By Jim Koscs
After rattling off the hop-ups that make his ’32 Ford wickedly fast, the braggart of the Beach Boys’ hot rod anthem, “Little Deuce Coupe,” ultimately boasts, “I got the pink slip, daddy.”
He’s referring, of course, to the colored paper that California certificates of title were once printed on. While crowing that he owns his car outright, he’s also hinting at a willingness to race “for pinks,” where the loser forfeits his car.
Let’s say that five decades later, the Deuce coupe comes up for sale. Before you hand over the cash and let the Lake pipes roar, check the pink slip carefully. Is the seller’s name on it? Does the vehicle identification number, or VIN, match the one on the car? Did you check the VIN in the National Insurance Crime Bureau online database to see if it had ever been reported as stolen?
Those are just a few of the steps that an overly eager buyer might skip, according to Tony Monopoli of AVM Automotive Consulting in Montvale, N.J. Such neglect could expose one to problems titling and registering the car.
“Fights happen over ownership,” said Monopoli, who does appraisals and estate planning for car collectors. “You could end up in a legal dispute with a title-holder.”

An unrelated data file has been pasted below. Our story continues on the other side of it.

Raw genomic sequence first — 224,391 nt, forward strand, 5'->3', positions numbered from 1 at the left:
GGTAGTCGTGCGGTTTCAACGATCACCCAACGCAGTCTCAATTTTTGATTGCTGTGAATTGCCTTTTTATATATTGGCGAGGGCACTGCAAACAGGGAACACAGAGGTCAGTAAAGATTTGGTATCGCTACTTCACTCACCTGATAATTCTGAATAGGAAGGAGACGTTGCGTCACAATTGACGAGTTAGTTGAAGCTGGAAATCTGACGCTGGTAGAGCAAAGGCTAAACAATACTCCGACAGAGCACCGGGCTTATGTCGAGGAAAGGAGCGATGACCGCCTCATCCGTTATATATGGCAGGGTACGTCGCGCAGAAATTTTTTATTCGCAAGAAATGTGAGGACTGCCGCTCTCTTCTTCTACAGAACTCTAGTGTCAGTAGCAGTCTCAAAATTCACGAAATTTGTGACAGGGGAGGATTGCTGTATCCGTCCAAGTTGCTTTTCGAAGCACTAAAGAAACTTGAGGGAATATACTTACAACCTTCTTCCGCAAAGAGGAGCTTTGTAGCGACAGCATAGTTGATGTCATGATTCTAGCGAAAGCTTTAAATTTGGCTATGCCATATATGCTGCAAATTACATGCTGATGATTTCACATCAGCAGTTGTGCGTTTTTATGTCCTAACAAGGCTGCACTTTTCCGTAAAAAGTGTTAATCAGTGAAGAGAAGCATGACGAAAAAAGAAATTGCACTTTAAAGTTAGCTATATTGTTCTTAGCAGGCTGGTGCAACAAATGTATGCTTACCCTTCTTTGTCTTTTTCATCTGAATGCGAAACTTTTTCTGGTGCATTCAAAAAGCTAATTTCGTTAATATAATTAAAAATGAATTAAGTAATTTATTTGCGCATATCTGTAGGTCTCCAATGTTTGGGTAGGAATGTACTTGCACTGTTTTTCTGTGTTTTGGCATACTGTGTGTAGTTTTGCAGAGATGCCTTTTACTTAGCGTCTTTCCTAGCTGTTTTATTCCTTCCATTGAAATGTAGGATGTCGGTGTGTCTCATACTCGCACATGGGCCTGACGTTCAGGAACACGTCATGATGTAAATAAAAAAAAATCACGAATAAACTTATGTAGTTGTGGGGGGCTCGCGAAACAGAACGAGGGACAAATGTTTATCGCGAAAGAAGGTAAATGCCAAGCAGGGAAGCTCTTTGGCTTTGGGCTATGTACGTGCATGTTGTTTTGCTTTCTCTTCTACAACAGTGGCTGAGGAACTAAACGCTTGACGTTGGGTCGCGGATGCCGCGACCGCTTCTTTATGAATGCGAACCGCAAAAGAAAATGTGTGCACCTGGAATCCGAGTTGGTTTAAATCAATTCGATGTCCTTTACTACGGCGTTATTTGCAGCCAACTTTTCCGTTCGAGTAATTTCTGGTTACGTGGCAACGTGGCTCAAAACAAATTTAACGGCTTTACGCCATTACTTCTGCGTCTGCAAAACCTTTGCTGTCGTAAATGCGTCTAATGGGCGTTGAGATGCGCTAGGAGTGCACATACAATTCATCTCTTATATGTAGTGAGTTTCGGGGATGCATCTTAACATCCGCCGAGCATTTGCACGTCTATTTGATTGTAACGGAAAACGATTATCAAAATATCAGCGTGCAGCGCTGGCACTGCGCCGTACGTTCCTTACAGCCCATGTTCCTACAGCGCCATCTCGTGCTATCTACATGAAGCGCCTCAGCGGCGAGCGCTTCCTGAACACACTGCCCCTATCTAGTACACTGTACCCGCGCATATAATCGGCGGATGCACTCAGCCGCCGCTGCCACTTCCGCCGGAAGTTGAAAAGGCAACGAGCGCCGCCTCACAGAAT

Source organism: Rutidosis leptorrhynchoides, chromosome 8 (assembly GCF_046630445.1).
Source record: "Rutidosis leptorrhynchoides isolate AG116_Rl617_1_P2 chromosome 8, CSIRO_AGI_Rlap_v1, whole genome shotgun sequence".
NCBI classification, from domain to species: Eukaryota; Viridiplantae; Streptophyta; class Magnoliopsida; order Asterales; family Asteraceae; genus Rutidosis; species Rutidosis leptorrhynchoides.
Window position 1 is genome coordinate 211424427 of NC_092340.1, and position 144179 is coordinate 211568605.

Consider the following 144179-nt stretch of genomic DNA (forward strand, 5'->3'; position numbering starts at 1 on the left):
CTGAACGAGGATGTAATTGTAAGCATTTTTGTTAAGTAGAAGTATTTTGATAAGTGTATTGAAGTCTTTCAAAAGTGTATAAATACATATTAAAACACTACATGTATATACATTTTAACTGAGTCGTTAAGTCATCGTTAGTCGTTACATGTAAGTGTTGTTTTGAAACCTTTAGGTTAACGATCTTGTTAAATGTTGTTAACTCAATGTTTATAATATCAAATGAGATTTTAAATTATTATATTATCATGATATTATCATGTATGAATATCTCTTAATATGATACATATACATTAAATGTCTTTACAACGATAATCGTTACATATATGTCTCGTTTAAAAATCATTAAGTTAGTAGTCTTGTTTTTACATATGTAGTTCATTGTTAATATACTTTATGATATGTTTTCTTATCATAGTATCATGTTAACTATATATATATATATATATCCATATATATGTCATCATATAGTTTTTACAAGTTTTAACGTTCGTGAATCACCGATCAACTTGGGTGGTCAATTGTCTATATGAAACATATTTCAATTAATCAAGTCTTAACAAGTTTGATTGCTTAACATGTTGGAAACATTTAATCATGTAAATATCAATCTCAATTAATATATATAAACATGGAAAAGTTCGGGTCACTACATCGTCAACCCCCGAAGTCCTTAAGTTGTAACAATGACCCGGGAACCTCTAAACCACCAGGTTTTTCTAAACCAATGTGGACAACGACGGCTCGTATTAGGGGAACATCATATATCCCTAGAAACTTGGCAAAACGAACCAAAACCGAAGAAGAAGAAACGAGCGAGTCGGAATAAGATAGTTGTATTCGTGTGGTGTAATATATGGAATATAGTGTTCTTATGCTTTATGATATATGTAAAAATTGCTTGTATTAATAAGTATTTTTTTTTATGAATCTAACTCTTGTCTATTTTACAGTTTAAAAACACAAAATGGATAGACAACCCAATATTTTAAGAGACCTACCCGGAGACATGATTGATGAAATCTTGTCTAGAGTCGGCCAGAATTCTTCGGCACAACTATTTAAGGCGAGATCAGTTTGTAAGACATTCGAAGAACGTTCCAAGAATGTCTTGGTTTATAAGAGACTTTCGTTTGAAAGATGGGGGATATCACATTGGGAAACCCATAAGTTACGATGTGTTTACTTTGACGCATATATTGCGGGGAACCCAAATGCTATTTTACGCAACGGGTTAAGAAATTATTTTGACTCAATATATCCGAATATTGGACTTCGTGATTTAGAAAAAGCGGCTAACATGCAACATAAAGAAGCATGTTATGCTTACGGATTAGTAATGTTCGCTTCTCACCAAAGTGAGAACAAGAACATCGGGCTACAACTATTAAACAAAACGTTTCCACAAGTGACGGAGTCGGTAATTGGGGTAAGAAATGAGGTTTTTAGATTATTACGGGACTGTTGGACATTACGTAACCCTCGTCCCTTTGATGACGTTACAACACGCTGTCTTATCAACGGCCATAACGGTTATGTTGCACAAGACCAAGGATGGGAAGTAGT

Imagine in our example that the seller reveals he’d won the Deuce coupe in a race 50 years earlier. You could be surprised when the original owner shows up with a duplicate title and also claims ownership. That’s not the most common problem encountered with titles, but equally strange things have happened, said Bryan Shook, an attorney whose firm, Vintage Car Law, handles such cases.
Shook worked on a widely reported case involving the 2012 discovery of the No. 1 Corvette racecar that Briggs Cunningham entered in the 1960 24 Hours of Le Mans. Questions of ownership eventually resulted in a settlement among three interested parties.
“In the case of the Cunningham Corvette, there was an old record title interest out there, but the car was purchased from someone other than the record title-owner, and no one could find him,” said Shook, who represented the buyers. “So there were essentially two chains of title open.”
Shook explained that an automobile title is not the same as the deed to a house. “In most states, a title only indicates apparent ownership, but it is not conclusive proof,” he said.
Definitively showing ownership – something especially critical with collector cars – could require having a continuous history, Shook advised. “That means documentation showing every owner, every title transaction and every change made to the car,” he said.
The “open title” is a more common problem, according to Shook. It occurs when someone buys a car, and, expecting to resell it without ever registering it, does not complete the buyer’s information on the title. “They do that to avoid paying sales tax,” Shook said.
In such cases, Shook has insisted the seller get the car titled before letting his client buy the car.
There are many other titling issues than can be covered here, including questions of true mileage. Monopoli suggested a few tips to protect your interest: Before buying a car, have a professional appraiser verify that the car is what it’s claimed to be; after buying, title it in your name immediately. And never leave documentation in the car.